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Asia: An Overview of Nuclear Energy in the Southeast

Highlights – Interest in nuclear power growing significantly in Asia to offset increase electricity demand – Over 100 nuclear power reactors already in existence, with plans to build additional 150 – Rush to train nuclear scientists could pose problems for implementing safeguards in the long-term On November 10, 2008, the United Kingdom (UK) announced that it intended to lift the ban on exporting sensitive nuclear technology to India, just weeks after the United States convinced the Nuclear Suppliers Group (NSG) to agree to waive its rule proscribing the sale of nuclear material to the country. The UK’s announcement comes just days after Russia’s announcement that it intends to take part in Vietnam’s planned nuclear energy program. India and Vietnam are not the only countries taking a more active interest in pursuing nuclear power, however. Much of Southeast Asia is actively pursuing civilian nuclear energy programs to address growing energy needs. As fuel prices have steadily increased in recent years and the limited supplies of oil and natural gas throughout Southeast Asia have diminished, countries throughout the region are again taking an active interest in nuclear power. Despite the increased interest in nuclear energy programs throughout the region, we anticipate that the sizable costs, coupled with the accelerated time frame for the completion of many nuclear reactors, will prevent regional nuclear development from occurring according to the initial expectations of many Southeast Asian governments. Current and Future Reactors Throughout the Region In East and South Asia alone, there are over 111 nuclear power reactors in operation, 21 under construction and plans to build a further 150 in the mid to long-term. The greatest numbers of nuclear power generation facilities are located in Japan, with 55 current reactors, two that are under construction, and an additional 17 planned. In addition, the following countries currently have and are in the process of producing additional nuclear reactors: China, South Korea, North Korea, India, Pakistan, Bangladesh, Indonesia, Thailand, Vietnam, Malaysia and Philippines. Each country has shown varying degrees of interest and progress in their respective pursuit of nuclear energy. Japan • Japan already generates over 28 percent of its electricity from nuclear energy. While the country possesses some of the most stringent safeguards, a number of reactors were shut down over several months following inspection irregularities. Further, an earthquake on July 16, 2007 at the Kashiwazaki-Kariwa plant resulted in leakage despite being designed to withstand a 6.5 earthquake on the Richter scale. China • With Chinese electricity demand growing at over eight percent per year, Beijing is moving rapidly to finish the seven plants it currently has underway. The country has a further 24 planned and 76 proposed, on top of 13 research reactors. Unlike many other countries in the region, China appears to be both on time and on budget in its developments. South Korea • With over 35 percent of its power generation already coming from nuclear plants, South Korea intends to meet 60 percent of its energy needs through nuclear power by 2035. North Korea • Currently, it appears North Korea has only two partially constructed nuclear power plants, in addition to one nuclear research reactor. Six party talks and nuclear negotiations with the United States have, for the time being, kept North Korea from pursuing a more robust nuclear program. India • Despite 17 reactors in operation, nuclear power currently supplies less than four percent of electricity in India. But with the waiver granted by the NSG, India’s nuclear energy program is poised to pursue a sizable increase in electricity generated from nuclear power in the near-term. Pakistan • With just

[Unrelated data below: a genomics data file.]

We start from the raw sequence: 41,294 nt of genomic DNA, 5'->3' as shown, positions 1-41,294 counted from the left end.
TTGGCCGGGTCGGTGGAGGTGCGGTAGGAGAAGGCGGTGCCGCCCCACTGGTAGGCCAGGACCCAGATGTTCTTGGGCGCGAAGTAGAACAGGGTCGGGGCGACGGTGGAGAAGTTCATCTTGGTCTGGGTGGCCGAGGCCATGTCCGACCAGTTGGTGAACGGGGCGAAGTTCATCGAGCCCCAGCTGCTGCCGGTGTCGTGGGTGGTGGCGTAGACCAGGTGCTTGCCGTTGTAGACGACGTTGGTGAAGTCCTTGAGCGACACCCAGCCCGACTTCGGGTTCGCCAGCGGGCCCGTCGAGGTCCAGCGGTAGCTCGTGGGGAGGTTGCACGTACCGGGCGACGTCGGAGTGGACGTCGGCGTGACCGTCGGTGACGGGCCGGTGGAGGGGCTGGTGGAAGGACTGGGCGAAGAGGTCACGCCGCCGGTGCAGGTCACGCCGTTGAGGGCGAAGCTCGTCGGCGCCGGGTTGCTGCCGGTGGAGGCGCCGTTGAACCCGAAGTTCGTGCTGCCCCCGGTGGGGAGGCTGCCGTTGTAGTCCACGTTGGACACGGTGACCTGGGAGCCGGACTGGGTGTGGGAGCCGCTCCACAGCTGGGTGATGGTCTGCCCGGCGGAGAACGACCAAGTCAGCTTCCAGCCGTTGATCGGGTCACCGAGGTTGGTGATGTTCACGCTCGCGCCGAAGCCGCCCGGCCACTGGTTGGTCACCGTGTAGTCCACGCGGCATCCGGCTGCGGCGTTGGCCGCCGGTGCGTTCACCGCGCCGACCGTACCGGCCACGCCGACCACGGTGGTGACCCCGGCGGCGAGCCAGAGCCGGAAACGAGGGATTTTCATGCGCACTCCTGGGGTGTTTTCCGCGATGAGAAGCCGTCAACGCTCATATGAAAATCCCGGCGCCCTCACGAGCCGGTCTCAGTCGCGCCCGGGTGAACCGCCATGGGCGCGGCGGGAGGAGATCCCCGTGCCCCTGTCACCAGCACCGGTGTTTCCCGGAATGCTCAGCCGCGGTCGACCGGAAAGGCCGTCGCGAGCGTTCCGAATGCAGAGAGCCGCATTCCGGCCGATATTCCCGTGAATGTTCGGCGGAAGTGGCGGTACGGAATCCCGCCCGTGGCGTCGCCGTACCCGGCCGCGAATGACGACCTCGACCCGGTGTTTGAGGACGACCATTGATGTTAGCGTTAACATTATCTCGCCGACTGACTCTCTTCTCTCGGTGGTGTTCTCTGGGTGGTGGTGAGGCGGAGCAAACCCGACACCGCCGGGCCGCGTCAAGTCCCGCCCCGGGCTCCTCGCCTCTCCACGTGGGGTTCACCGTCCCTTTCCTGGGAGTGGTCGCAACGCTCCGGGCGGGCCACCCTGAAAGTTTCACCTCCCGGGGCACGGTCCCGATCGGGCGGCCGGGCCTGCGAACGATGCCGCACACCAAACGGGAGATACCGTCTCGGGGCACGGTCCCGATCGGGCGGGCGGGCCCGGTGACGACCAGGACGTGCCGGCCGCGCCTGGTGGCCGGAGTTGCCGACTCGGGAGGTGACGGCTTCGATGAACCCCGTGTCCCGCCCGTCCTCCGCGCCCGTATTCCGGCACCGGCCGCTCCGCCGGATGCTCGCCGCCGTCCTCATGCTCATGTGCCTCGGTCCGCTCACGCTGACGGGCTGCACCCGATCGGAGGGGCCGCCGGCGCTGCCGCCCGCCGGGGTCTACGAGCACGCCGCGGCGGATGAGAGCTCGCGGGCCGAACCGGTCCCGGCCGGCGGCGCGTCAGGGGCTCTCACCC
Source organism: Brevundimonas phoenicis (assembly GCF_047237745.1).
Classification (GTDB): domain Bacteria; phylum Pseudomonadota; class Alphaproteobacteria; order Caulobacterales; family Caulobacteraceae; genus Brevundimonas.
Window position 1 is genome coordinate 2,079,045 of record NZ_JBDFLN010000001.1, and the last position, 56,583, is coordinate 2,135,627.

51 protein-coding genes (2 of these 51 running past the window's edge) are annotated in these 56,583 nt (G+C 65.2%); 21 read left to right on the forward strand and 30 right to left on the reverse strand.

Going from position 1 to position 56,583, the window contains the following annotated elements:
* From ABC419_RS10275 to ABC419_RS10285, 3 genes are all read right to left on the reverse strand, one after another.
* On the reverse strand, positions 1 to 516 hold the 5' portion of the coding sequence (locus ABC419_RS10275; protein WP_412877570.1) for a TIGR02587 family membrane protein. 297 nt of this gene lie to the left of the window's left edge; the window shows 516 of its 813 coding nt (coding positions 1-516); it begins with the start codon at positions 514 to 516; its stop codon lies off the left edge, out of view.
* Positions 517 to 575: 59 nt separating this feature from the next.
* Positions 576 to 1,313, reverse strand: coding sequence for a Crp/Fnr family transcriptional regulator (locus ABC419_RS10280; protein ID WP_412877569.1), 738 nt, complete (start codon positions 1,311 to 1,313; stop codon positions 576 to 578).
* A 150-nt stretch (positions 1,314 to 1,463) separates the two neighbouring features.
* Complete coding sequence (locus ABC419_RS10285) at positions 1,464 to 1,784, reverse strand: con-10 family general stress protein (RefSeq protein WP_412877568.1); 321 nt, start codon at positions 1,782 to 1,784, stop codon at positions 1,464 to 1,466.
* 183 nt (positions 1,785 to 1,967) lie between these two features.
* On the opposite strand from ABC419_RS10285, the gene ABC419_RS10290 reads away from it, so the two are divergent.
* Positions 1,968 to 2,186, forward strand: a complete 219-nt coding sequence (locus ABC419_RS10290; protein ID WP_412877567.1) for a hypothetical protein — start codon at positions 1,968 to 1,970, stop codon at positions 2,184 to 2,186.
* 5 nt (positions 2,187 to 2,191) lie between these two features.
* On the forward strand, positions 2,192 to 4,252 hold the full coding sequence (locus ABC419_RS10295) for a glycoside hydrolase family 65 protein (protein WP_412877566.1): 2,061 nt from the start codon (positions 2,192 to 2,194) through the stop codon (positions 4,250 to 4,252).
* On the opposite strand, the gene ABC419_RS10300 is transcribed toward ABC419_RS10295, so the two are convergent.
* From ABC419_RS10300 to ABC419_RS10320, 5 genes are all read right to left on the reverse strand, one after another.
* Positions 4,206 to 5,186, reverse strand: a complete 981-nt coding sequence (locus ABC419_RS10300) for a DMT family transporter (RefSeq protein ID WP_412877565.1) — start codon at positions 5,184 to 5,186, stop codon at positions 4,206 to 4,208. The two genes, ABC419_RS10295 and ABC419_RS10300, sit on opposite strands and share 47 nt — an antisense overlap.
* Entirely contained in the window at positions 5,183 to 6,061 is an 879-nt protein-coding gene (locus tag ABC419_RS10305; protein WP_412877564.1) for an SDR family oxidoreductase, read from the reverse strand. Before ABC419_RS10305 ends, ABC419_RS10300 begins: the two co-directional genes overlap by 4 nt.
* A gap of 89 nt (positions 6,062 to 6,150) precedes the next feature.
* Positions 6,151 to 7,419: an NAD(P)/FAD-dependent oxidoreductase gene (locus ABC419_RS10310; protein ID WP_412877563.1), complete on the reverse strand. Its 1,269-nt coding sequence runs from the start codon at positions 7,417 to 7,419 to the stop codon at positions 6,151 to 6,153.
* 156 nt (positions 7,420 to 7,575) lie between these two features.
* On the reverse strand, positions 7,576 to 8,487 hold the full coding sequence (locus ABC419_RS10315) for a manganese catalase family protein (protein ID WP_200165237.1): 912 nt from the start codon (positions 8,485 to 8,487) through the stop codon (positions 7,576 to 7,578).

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OODA Analyst

OODA Analyst

OODA is comprised of a unique team of international experts capable of providing advanced intelligence and analysis, strategy and planning support, risk and threat management, training, decision support, crisis response, and security services to global corporations and governments.